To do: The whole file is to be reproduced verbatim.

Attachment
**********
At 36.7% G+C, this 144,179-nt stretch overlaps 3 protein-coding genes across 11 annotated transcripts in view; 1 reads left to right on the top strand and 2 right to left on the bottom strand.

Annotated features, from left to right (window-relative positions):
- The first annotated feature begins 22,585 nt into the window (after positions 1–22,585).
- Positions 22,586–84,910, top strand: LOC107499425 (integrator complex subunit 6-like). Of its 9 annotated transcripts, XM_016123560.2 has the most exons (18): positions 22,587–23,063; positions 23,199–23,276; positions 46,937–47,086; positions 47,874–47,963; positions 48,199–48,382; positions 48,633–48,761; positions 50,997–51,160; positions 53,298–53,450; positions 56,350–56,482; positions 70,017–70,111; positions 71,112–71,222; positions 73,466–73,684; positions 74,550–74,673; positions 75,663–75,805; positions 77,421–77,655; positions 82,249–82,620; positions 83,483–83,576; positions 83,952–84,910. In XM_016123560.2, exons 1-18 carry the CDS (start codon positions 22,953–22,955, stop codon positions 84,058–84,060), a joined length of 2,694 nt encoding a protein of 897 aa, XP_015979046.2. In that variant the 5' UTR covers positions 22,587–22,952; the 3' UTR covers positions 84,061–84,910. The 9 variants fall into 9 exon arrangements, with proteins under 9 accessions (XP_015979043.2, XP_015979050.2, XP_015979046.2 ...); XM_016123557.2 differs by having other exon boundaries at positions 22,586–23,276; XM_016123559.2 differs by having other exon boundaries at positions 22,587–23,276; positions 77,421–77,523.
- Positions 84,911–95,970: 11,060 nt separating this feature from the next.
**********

At 36.7% G+C, this 144,179-nt stretch overlaps 3 protein-coding genes across 11 annotated transcripts in view; 1 reads left to right on the top strand and 2 right to left on the bottom strand.

Annotated features, from left to right (window-relative positions):
- The first annotated feature begins 22,585 nt into the window (after positions 1–22,585).
- Positions 22,586–84,910, top strand: LOC107499425 (integrator complex subunit 6-like). Of its 9 annotated transcripts, XM_016123560.2 has the most exons (18): positions 22,587–23,063; positions 23,199–23,276; positions 46,937–47,086; positions 47,874–47,963; positions 48,199–48,382; positions 48,633–48,761; positions 50,997–51,160; positions 53,298–53,450; positions 56,350–56,482; positions 70,017–70,111; positions 71,112–71,222; positions 73,466–73,684; positions 74,550–74,673; positions 75,663–75,805; positions 77,421–77,655; positions 82,249–82,620; positions 83,483–83,576; positions 83,952–84,910. In XM_016123560.2, exons 1-18 carry the CDS (start codon positions 22,953–22,955, stop codon positions 84,058–84,060), a joined length of 2,694 nt encoding a protein of 897 aa, XP_015979046.2. In that variant the 5' UTR covers positions 22,587–22,952; the 3' UTR covers positions 84,061–84,910. The 9 variants fall into 9 exon arrangements, with proteins under 9 accessions (XP_015979043.2, XP_015979050.2, XP_015979046.2 ...); XM_016123557.2 differs by having other exon boundaries at positions 22,586–23,276; XM_016123559.2 differs by having other exon boundaries at positions 22,587–23,276; positions 77,421–77,523.
- Positions 84,911–95,970: 11,060 nt separating this feature from the next.